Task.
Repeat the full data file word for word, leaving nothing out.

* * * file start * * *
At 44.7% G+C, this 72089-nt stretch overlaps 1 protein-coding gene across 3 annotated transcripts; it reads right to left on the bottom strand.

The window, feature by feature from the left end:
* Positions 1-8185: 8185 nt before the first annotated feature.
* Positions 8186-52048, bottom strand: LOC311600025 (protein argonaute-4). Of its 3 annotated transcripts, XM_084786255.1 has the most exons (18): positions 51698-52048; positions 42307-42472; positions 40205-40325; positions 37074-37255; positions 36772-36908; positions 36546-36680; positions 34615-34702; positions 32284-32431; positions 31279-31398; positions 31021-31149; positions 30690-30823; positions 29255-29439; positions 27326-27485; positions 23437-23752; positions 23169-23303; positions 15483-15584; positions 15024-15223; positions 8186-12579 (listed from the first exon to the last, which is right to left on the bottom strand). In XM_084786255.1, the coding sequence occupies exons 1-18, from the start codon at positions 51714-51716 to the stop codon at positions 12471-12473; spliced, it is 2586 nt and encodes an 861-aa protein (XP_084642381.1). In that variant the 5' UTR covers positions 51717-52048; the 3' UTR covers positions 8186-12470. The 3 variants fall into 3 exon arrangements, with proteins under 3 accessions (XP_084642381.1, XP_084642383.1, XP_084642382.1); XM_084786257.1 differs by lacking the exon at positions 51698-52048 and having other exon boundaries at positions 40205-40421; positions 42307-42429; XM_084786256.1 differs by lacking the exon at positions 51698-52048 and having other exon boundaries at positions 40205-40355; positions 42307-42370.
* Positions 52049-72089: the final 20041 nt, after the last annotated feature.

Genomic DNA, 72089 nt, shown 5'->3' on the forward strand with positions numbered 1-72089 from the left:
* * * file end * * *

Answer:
At 44.7% G+C, this 72089-nt stretch overlaps 1 protein-coding gene across 3 annotated transcripts; it reads right to left on the bottom strand.

The window, feature by feature from the left end:
* Positions 1-8185: 8185 nt before the first annotated feature.
* Positions 8186-52048, bottom strand: LOC311600025 (protein argonaute-4). Of its 3 annotated transcripts, XM_084786255.1 has the most exons (18): positions 51698-52048; positions 42307-42472; positions 40205-40325; positions 37074-37255; positions 36772-36908; positions 36546-36680; positions 34615-34702; positions 32284-32431; positions 31279-31398; positions 31021-31149; positions 30690-30823; positions 29255-29439; positions 27326-27485; positions 23437-23752; positions 23169-23303; positions 15483-15584; positions 15024-15223; positions 8186-12579 (listed from the first exon to the last, which is right to left on the bottom strand). In XM_084786255.1, the coding sequence occupies exons 1-18, from the start codon at positions 51714-51716 to the stop codon at positions 12471-12473; spliced, it is 2586 nt and encodes an 861-aa protein (XP_084642381.1). In that variant the 5' UTR covers positions 51717-52048; the 3' UTR covers positions 8186-12470. The 3 variants fall into 3 exon arrangements, with proteins under 3 accessions (XP_084642381.1, XP_084642383.1, XP_084642382.1); XM_084786257.1 differs by lacking the exon at positions 51698-52048 and having other exon boundaries at positions 40205-40421; positions 42307-42429; XM_084786256.1 differs by lacking the exon at positions 51698-52048 and having other exon boundaries at positions 40205-40355; positions 42307-42370.
* Positions 52049-72089: the final 20041 nt, after the last annotated feature.

Genomic DNA, 72089 nt, shown 5'->3' on the forward strand with positions numbered 1-72089 from the left: